Haskell Sweat Lodge Vandalized

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A report of vandalism at the sweat lodge grounds on the Haskell campus has been confirmed this afternoon by the President’s office. Information was received this morning that sometime between Sunday, January 25th and Monday, January 26th, the women’s sweat lodge received considerable damage with several ribs of the structure’s frame broken and tobacco bags lying on the ground. President, Venida Chenault visited the area with facilities staff this morning following the report to survey the damage.

“To me it’s a hate crime and this is the second incident we’ve had. Back in October, the Native American Church (NAC) reported symbols had been carved onto the grounds where they place their teepee. Both the sweat lodges and the teepee — people go there to pray. One of the things that we’ve really tried to do is ensure that all of the faiths, all of the beliefs and ways here are respected and the fact that NAC reported that desecration and the lodges have now been desecrated, it’s disappointing and it’s hurtful. This campus shouldn’t be the place where people that follow our ways have their places damaged. This is just not the kind of campus we want to be.”


Individuals that take care of the space where the lodges are located discovered the vandalism. Sweat lodges for both men and women occupy the space separately. No damage to the men’s lodge was observed.

Chenault said she will file an incident report on campus and had contacted the Lawrence Police Department to file a police report as well.

“Sometimes people don’t understand the significance of those kinds of sacred places. Sometimes it is ignorance of what these places represent for tribal people and for students that come from traditions in which this is how they pray,” said Chenault. “It’s a place of healing and a place of prayer. It shouldn’t be vandalized.”

One student knows first-hand the significance of the sweat lodge and the importance of the practice in her own tribal community. Jacey Lamar, Blackfeet shared her beliefs and what the sweat lodge means to her and her tribe.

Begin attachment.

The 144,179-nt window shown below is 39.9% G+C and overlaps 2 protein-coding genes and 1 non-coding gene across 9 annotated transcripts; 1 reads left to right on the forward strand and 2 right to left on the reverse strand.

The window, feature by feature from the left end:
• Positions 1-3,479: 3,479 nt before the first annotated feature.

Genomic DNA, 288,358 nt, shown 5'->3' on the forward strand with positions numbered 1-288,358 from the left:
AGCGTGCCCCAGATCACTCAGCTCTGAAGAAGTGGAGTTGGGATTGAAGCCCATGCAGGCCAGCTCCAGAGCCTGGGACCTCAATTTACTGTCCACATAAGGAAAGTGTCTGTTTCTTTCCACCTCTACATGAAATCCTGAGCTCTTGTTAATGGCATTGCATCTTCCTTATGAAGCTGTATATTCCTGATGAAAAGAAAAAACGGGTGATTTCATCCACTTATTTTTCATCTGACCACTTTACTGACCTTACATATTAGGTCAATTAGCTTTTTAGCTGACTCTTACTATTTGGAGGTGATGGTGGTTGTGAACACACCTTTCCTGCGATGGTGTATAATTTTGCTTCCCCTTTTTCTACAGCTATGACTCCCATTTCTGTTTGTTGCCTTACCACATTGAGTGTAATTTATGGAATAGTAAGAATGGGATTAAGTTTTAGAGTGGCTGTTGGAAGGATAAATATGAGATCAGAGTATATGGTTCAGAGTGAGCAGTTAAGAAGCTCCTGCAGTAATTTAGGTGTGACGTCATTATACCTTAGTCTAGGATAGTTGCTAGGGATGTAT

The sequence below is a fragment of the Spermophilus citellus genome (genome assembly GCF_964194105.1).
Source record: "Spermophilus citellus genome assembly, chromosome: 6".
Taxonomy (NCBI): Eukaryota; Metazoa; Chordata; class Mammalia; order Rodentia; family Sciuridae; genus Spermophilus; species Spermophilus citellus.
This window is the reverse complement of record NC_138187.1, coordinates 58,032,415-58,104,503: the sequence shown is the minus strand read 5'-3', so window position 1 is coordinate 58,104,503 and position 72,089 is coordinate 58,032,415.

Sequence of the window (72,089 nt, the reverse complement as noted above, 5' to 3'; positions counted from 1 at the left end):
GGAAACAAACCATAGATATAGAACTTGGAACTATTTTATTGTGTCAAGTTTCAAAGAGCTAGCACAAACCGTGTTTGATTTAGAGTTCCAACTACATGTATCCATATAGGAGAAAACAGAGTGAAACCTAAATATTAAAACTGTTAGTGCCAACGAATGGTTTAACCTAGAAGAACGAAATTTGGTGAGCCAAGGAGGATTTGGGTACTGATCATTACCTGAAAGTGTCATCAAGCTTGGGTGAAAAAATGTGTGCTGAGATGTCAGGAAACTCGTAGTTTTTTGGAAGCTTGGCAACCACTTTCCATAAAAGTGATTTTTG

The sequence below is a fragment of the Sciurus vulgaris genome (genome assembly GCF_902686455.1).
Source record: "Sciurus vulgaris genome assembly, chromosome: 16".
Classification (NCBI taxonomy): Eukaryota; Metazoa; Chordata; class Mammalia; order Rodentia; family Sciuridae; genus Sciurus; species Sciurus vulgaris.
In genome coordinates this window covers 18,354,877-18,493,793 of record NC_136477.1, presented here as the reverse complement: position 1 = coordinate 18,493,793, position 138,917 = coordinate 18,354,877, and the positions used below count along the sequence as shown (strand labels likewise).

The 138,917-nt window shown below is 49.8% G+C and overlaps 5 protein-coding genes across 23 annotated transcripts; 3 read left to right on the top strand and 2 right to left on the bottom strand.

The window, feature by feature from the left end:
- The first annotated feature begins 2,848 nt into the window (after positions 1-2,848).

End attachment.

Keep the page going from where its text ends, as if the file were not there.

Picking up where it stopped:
“That’s the way I grew up. I grew up real traditional. I grew up knowing how to build a sweat and take care of the fire since I was 10 years old. That’s our way of life; that’s our religion. It’s our time to be with Creator, just like how someone would go to church,” said Lamar.

Lamar added her reaction to the lodge desecration. “It’s something that, how I was raised, we hold that ceremonial way in high regard. So, a person would almost feel violated. You have so much respect for everything and just knowing that someone desecrated that (space) it’s not going to be the same and it never will be the same knowing that there was such hateful and impure energies going on there. It can’t be a place of prayer anymore. Those energies and someone’s feelings were there and it’s not the same.”

Chenault also pointed out that not only was the women’s lodge targeted exclusively but the lodge themselves represent the womb and it is an attack on the female holy powers that are apart of traditional ways.

Representatives from NAC and those who are involved in the campus sweat lodge ceremonies were not available for comment at press time. Anyone who may have information about the incident is encouraged to contact the President’s office or the Lawrence Police Department.